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Biol Sex Differ. 2012; 3: 3.
Published online Jan 25, 2012. doi:  10.1186/2042-6410-3-3
PMCID: PMC3293746
Why does Jack, and not Jill, break his crown? Sex disparity in brain tumors
Tao Sun,1 Nicole M Warrington,1 and Joshua B Rubincorresponding author1
1Department of Pediatrics, Division of Pediatric Hematology-Oncology, Washington University School of Medicine, CB 8208, 660 South Euclid Ave, St Louis, MO 63110, USA
corresponding authorCorresponding author.
Tao Sun: sun_t/at/kids.wustl.edu; Nicole M Warrington: warrington_n/at/kids.wustl.edu; Joshua B Rubin: rubin_j/at/kids.wustl.edu
Received November 25, 2011; Accepted January 25, 2012.
It is often reported that brain tumors occur more frequently in males, and that males suffer a worse outcome from brain tumors than females. If correct, these observations suggest that sex plays a fundamental role in brain tumor biology. The following review of the literature regarding primary and metastatic brain tumors, reveals that brain tumors do occur more frequently in males compared to females regardless of age, tumor histology, or region of the world. Sexually dimorphic mechanisms that might control tumor cell biology, as well as immune and brain microenvironmental responses to cancer, are explored as the basis for this sex disparity. Elucidating the mechanisms by which sex chromosomes and sex hormones impact on brain tumorigenesis and progression will advance our understanding of basic cancer biology and is likely to be essential for optimizing the care of brain tumor patients.
Keywords: sex, brain tumors, brain metastases, sexually dimorphic signaling, cytokines
Primary brain tumors, including both malignant (high-grade) and benign (low-grade) tumors, are highly morbid and life-threatening diseases, particularly as a function of tumor histology, tumor location, and patient age [1-4]. For many common brain tumors, outcome has not improved significantly over the past 25 years despite enormous advancements in neuroimaging, neurosurgery, molecular diagnostics and chemotherapy [5]. Thus, much of current research focuses on those aspects of tumor cell biology and patient characteristics that drive tumorigenesis and resistance to therapy. In this regard, the greater prevalence of primary and metastatic brain tumors in males compared to females, regardless of age, tumor histology and region of the world, strongly suggests that sex is an important determinant of brain tumor biology. Further evaluation of the molecular mechanisms by which sex affects brain tumorigenesis could have significant impact on our understanding of tumorigenesis in the brain and our approaches to treatment of males and females with brain tumors. In the following, we review the epidemiology of parenchymal brain tumors with an emphasis on the relationship between sex and brain tumor incidence, and explore sexually dimorphic mechanisms that could potentially underlie this critical element of brain tumor biology.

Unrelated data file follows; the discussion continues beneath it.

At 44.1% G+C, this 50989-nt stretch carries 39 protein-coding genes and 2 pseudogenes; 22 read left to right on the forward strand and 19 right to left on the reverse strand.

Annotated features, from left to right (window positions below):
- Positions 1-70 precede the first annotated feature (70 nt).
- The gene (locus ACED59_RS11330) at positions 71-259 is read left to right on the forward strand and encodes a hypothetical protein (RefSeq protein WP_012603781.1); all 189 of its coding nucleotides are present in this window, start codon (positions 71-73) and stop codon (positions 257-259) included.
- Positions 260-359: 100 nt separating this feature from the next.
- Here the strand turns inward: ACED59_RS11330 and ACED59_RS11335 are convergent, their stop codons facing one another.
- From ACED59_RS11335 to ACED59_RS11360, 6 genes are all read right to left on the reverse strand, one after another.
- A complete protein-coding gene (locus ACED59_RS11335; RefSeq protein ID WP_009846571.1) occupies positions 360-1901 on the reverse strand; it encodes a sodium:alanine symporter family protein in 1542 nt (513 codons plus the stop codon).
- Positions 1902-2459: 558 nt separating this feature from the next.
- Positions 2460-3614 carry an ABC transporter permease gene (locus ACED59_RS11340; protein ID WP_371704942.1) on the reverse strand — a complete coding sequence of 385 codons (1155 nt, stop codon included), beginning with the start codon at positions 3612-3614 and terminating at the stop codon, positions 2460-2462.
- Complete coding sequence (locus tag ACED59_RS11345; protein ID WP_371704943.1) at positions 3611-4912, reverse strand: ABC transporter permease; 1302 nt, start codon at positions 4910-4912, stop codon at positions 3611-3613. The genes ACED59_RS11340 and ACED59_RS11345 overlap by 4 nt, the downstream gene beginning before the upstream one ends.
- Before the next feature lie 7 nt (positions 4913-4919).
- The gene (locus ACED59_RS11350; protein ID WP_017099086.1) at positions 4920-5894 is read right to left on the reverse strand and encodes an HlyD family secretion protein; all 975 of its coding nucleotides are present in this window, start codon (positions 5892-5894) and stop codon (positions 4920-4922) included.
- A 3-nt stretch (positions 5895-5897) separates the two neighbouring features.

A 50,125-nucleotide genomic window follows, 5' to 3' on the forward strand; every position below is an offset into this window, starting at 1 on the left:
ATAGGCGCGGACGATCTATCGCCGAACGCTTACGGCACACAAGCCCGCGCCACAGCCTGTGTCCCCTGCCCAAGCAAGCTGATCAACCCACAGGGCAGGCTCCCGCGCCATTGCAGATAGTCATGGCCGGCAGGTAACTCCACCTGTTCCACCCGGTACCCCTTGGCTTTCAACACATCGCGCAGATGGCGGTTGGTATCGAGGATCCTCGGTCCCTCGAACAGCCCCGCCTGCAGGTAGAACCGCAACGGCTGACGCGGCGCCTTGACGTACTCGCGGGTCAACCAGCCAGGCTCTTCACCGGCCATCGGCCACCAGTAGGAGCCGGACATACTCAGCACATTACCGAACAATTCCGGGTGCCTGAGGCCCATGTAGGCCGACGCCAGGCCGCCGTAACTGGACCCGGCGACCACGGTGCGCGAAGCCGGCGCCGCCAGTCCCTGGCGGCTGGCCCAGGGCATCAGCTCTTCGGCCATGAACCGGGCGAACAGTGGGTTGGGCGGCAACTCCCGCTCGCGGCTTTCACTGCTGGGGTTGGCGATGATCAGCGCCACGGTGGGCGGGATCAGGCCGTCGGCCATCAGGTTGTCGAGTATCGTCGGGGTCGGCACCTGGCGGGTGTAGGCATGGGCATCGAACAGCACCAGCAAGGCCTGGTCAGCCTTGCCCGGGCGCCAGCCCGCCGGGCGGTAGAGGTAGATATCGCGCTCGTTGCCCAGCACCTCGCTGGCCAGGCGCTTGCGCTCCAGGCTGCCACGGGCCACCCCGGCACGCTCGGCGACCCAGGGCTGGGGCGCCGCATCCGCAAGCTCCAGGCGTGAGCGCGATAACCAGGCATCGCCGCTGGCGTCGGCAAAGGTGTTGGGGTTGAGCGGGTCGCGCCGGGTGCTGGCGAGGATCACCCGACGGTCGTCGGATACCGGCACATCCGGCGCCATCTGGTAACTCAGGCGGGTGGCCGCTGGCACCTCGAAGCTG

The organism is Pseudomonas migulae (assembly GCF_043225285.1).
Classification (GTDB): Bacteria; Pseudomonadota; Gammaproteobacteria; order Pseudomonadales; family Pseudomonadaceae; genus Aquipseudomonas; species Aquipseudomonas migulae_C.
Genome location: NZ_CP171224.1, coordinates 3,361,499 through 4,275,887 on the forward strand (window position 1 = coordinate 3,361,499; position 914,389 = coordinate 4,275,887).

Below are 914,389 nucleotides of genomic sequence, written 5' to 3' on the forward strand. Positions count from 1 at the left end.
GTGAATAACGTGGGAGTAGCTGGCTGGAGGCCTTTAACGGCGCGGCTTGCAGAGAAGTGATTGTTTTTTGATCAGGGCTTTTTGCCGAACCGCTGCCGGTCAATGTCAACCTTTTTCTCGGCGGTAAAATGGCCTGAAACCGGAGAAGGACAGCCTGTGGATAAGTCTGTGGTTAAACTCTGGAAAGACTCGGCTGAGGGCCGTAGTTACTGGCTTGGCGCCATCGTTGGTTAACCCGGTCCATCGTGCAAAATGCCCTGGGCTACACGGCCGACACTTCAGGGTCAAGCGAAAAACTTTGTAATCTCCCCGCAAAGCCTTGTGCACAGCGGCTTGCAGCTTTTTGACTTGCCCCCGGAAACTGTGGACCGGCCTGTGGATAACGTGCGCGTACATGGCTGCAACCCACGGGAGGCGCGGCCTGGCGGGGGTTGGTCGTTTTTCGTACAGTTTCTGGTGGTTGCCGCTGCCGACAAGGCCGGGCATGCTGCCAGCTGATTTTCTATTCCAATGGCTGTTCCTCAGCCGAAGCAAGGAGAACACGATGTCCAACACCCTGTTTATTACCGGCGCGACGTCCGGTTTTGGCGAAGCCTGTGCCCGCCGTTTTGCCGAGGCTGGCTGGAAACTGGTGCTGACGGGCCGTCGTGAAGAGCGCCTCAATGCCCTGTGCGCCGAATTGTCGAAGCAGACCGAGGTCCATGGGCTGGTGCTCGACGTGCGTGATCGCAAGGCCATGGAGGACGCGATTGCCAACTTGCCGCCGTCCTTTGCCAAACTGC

Primary brain tumors occur more commonly in males throughout the world
Cancer rates often exhibit geographical variation suggestive of racial and environmental influences on tumorigenesis [6-9]. To determine whether similar regional and racial factors influence how sex correlates with brain tumor incidence, we retrospectively reviewed 16 independent reports in which data regarding sex and brain tumor histology was readily available [2,10-24]. A clear predominance of brain tumors in males was evident in reports from 15 different countries on 6 continents in which the ratio of cases in males compared to females ranged from > 1 to 3.5 for the major histological subtypes of central nervous system (CNS) parenchymal diseases including astrocytoma (AST), glioblastoma multiforme (GBM), medulloblastoma (MB), ependymoma (EPD) and oligodendroglioma (OLG) (Figure (Figure1).1). These observations indicate that sex affects brain tumorigenesis through mechanisms that are likely to be independent of race and regional differences in environmental exposures.
Figure 1
Figure 1
Sex-based differences in the rates of primary brain tumor exist regardless of age or geographical location. Reports from around the world describing the incidence of common brain tumors as a function of sex are identified and linked to their countries (more ...)
In contrast to the above, meningiomas are intracranial tumors that occur more commonly in females than males [25]. However, meningioma is a mesenchymal tumor and not a tumor of the brain parenchyma. Instead, it derives and is generally confined to the meningeal membranes that cover the brain. While the sex disparity in meningioma is fascinating and no doubt important, the extra-axial nature of meningioma separates it from the parenchymal brain tumors described above and it will not be discussed further in this review.
Primary brain tumors occur more commonly in males regardless of age
For some cancers, the actions of sex hormones can promote or suppress tumor progression. For example, estrogens can promote receptor positive breast cancer development [26] but reduce the risk of gastric cancer [27]. Analysis of brain tumor rates in older men and postmenopausal women, as well as in prepubertal children suggests that sex-dependent differences in circulating sex steroids alone cannot account for the disparity in brain tumor rates in men and women. In Israel and Australia, brain tumors occur more frequently in males older than 65 than in postmenopausal women (M/F ratio = 1.3) [16,18]. In Los Angeles County, California, the overall GBM incidence increased in both sexes between 1974 and 1999. A male predominance in brain tumors was evident throughout this period, and this sex disparity dramatically increased in individuals older than 65 [28].